Big businesses have become a large factor in bringing goods and services to American homes.  However, the increasing size and influence of these companies proportionately rob from the social values and public environmental services integral to the same American quality of life.  Retail-giant Walmart and the coal industry are two establishments that overlap in business practices.  According to Mother Jones, 330 people buy something from a Walmart every second in the almost-9000 stores worldwide.  First similarity:  conservatives love them both!  In addition, the two businesses have a long history of degrading the environment, tearing away at labor benefits (or as I call them, labor rights), and destroying communities.

Walmart counts for 10% of all retail sales in the country and is the largest employer in the world.  The workers, though, are paid below the poverty line in both the United States and abroad. Walmart workers could receive a 30% raise and still be profitable, not including the fact that more people would appreciate their business.  Until recently, around half of our electricity usage involved coal, and the number is currently well above the next closest fuel, natural gas.  Since the 1960’s though, production of coal has doubled and the miner employment has almost been halved.  Malevolent employment policies burden both the workers and taxpayers alike.  Walmart reserves the right to eliminate health care coverage, should the employee work less than 30 hours a week.  Not coincidentally, new hires are now working 24 hours a week or even less.  According to the New York Times, Walmart insures less than half of its employees. Many of the shoddy employment tactics are allowable only because of lack of union involvement.

Walmart has not allowed union organization, so independent unions are arising in protest.  For the coal industry, busting up unions was prevalent in the early stages of business up to modern times.  The Battle of Blair Mountain arose from workers trying to organize unions, which often lead to deadly consequences in a mine or from the barrel of a gun.  Don Blankenship, former CEO of Massey Energy, predatorily tried to “drive union coal operations out of business” by/for the purpose of lowering the price of coal.  These poor practices wreak havoc on the local communities.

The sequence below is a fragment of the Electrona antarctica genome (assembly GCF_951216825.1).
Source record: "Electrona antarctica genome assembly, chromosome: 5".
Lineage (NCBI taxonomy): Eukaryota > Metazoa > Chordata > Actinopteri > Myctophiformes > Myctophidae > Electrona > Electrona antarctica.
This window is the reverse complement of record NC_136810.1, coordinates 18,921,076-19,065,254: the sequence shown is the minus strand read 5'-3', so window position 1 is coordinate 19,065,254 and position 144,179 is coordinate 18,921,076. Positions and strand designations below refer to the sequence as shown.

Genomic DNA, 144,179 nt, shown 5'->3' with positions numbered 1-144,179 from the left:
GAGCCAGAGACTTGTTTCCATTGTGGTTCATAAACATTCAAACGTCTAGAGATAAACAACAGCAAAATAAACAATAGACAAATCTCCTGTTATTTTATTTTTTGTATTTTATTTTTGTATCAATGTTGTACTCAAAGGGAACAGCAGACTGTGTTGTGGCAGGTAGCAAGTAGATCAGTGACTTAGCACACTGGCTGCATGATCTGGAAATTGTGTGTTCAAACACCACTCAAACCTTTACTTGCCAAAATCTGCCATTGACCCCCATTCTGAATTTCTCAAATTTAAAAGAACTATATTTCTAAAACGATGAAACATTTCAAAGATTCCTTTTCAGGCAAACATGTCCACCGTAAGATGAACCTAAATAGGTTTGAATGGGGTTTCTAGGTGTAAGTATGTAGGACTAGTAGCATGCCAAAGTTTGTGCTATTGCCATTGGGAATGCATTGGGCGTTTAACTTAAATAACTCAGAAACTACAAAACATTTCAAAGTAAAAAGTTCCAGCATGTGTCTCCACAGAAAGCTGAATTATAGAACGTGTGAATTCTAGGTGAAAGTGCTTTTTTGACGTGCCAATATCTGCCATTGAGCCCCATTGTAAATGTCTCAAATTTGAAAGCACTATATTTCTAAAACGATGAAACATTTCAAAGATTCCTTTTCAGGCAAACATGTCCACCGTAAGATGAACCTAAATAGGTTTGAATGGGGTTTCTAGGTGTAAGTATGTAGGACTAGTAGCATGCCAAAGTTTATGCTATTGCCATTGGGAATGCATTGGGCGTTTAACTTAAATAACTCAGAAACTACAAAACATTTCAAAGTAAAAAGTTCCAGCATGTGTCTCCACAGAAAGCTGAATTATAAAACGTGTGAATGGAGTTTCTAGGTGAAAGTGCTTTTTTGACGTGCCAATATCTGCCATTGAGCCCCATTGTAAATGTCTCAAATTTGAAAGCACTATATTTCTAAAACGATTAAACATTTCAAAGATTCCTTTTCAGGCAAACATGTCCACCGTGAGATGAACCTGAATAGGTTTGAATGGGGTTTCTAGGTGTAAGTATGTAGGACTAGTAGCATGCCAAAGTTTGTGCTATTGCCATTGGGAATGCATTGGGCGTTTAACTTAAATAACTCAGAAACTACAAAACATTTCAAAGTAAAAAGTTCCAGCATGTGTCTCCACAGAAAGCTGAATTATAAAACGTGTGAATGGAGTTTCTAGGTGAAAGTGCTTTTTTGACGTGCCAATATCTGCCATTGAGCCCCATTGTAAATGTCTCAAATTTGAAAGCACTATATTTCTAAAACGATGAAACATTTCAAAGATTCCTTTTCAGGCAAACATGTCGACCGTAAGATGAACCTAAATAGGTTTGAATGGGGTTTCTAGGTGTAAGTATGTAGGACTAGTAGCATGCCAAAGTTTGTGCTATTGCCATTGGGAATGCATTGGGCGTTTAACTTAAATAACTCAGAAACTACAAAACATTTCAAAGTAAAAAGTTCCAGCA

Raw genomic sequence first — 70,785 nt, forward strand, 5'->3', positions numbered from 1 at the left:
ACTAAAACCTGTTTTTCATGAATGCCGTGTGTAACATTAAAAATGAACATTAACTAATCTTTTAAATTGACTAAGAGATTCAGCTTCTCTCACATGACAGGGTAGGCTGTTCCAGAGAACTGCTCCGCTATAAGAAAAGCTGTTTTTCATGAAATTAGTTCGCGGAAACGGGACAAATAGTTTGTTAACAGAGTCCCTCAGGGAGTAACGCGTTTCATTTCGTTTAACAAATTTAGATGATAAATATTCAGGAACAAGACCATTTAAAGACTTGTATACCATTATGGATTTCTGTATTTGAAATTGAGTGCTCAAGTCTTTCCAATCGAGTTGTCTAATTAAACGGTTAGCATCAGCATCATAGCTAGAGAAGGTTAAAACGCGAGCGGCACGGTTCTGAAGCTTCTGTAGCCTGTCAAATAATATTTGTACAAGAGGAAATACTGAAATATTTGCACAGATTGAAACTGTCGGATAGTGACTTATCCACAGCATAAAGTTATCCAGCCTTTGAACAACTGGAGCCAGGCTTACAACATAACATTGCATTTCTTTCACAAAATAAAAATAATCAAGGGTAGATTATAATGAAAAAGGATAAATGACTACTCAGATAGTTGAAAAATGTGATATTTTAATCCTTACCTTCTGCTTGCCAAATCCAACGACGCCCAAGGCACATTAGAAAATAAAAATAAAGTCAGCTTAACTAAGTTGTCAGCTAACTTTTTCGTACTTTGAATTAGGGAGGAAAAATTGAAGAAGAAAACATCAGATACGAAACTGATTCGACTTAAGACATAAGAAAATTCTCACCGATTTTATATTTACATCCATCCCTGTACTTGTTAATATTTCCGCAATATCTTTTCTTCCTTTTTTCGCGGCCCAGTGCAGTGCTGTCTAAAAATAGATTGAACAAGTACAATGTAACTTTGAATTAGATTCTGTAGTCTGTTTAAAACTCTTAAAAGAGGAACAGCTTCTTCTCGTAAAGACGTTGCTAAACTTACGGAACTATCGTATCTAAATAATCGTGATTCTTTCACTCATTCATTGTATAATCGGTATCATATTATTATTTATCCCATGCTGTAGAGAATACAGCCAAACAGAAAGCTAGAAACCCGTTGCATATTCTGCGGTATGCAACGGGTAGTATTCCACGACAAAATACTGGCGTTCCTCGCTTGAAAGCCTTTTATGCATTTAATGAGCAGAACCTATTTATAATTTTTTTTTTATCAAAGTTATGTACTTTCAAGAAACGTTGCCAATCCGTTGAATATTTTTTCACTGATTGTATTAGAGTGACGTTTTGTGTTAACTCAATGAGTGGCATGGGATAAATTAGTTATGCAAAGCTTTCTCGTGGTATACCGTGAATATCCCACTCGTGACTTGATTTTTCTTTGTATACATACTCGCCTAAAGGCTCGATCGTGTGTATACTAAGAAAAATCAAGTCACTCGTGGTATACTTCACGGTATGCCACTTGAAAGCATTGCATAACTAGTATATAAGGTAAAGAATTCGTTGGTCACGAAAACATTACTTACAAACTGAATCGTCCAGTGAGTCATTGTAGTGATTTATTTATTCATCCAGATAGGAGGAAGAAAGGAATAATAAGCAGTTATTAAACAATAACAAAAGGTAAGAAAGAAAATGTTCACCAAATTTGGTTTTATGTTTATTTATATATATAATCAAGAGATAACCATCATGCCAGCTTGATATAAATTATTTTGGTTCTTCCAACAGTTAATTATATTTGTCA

William Nordhaus, a Yale environmental economist, determined that the social costs of coal alone are higher than the market costs.  For mining, residents close to the mines are actually less likely to get jobs, and their chance of dying from cancer increases by 50 percent.  Unfortunately for Walmart and its employees, a factory supplier caught fire and took the lives of 117 people.  They were told the alarm was simple routine, and they were literally forced to remain at their work stations.  Stephan J. Goetz and Anil Rupasingha published a descriptive report on how the quality of life and “social capital” diminish with the introduction of a Walmart into a town.  Voting participation declines, small companies go out of business, and even church attendance is altered.  Out of the over 400 large coal plants in the United States, over 80 percent are in counties with lower than average per capita income.  To further drive out business competition, both Walmart and coal companies have issued company scrip in lieu of actual payment.  As expected, the disregard for social benefit